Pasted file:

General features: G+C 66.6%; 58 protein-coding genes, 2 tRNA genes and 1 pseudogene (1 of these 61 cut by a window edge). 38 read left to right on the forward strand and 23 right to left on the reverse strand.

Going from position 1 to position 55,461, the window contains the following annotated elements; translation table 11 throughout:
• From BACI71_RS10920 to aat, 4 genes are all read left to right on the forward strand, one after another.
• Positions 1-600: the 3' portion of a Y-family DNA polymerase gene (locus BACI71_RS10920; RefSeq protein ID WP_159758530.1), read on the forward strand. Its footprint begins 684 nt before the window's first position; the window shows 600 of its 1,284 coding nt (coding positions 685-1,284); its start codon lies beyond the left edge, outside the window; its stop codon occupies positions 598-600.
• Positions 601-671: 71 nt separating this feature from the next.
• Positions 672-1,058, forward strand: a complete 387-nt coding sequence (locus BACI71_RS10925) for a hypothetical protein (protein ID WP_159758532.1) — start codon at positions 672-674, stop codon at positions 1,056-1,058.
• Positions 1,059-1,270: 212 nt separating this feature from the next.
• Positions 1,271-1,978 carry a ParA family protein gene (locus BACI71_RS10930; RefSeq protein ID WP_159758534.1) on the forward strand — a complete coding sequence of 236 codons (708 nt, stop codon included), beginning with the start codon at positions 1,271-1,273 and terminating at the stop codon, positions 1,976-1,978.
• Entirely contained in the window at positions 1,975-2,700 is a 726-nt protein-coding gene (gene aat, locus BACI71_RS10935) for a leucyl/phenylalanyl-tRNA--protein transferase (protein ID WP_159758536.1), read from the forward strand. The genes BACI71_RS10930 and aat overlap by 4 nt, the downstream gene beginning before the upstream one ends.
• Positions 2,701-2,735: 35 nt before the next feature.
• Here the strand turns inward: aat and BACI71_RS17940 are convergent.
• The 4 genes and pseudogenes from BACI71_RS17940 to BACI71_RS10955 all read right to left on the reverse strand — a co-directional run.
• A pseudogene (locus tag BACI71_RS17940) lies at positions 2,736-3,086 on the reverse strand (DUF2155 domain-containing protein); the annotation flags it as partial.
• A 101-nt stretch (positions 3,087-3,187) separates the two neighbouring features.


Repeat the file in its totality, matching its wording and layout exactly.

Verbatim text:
General features: G+C 66.6%; 58 protein-coding genes, 2 tRNA genes and 1 pseudogene (1 of these 61 cut by a window edge). 38 read left to right on the forward strand and 23 right to left on the reverse strand.

Going from position 1 to position 55,461, the window contains the following annotated elements; translation table 11 throughout:
• From BACI71_RS10920 to aat, 4 genes are all read left to right on the forward strand, one after another.
• Positions 1-600: the 3' portion of a Y-family DNA polymerase gene (locus BACI71_RS10920; RefSeq protein ID WP_159758530.1), read on the forward strand. Its footprint begins 684 nt before the window's first position; the window shows 600 of its 1,284 coding nt (coding positions 685-1,284); its start codon lies beyond the left edge, outside the window; its stop codon occupies positions 598-600.
• Positions 601-671: 71 nt separating this feature from the next.
• Positions 672-1,058, forward strand: a complete 387-nt coding sequence (locus BACI71_RS10925) for a hypothetical protein (protein ID WP_159758532.1) — start codon at positions 672-674, stop codon at positions 1,056-1,058.
• Positions 1,059-1,270: 212 nt separating this feature from the next.
• Positions 1,271-1,978 carry a ParA family protein gene (locus BACI71_RS10930; RefSeq protein ID WP_159758534.1) on the forward strand — a complete coding sequence of 236 codons (708 nt, stop codon included), beginning with the start codon at positions 1,271-1,273 and terminating at the stop codon, positions 1,976-1,978.
• Entirely contained in the window at positions 1,975-2,700 is a 726-nt protein-coding gene (gene aat, locus BACI71_RS10935) for a leucyl/phenylalanyl-tRNA--protein transferase (protein ID WP_159758536.1), read from the forward strand. The genes BACI71_RS10930 and aat overlap by 4 nt, the downstream gene beginning before the upstream one ends.
• Positions 2,701-2,735: 35 nt before the next feature.
• Here the strand turns inward: aat and BACI71_RS17940 are convergent.
• The 4 genes and pseudogenes from BACI71_RS17940 to BACI71_RS10955 all read right to left on the reverse strand — a co-directional run.
• A pseudogene (locus tag BACI71_RS17940) lies at positions 2,736-3,086 on the reverse strand (DUF2155 domain-containing protein); the annotation flags it as partial.
• A 101-nt stretch (positions 3,087-3,187) separates the two neighbouring features.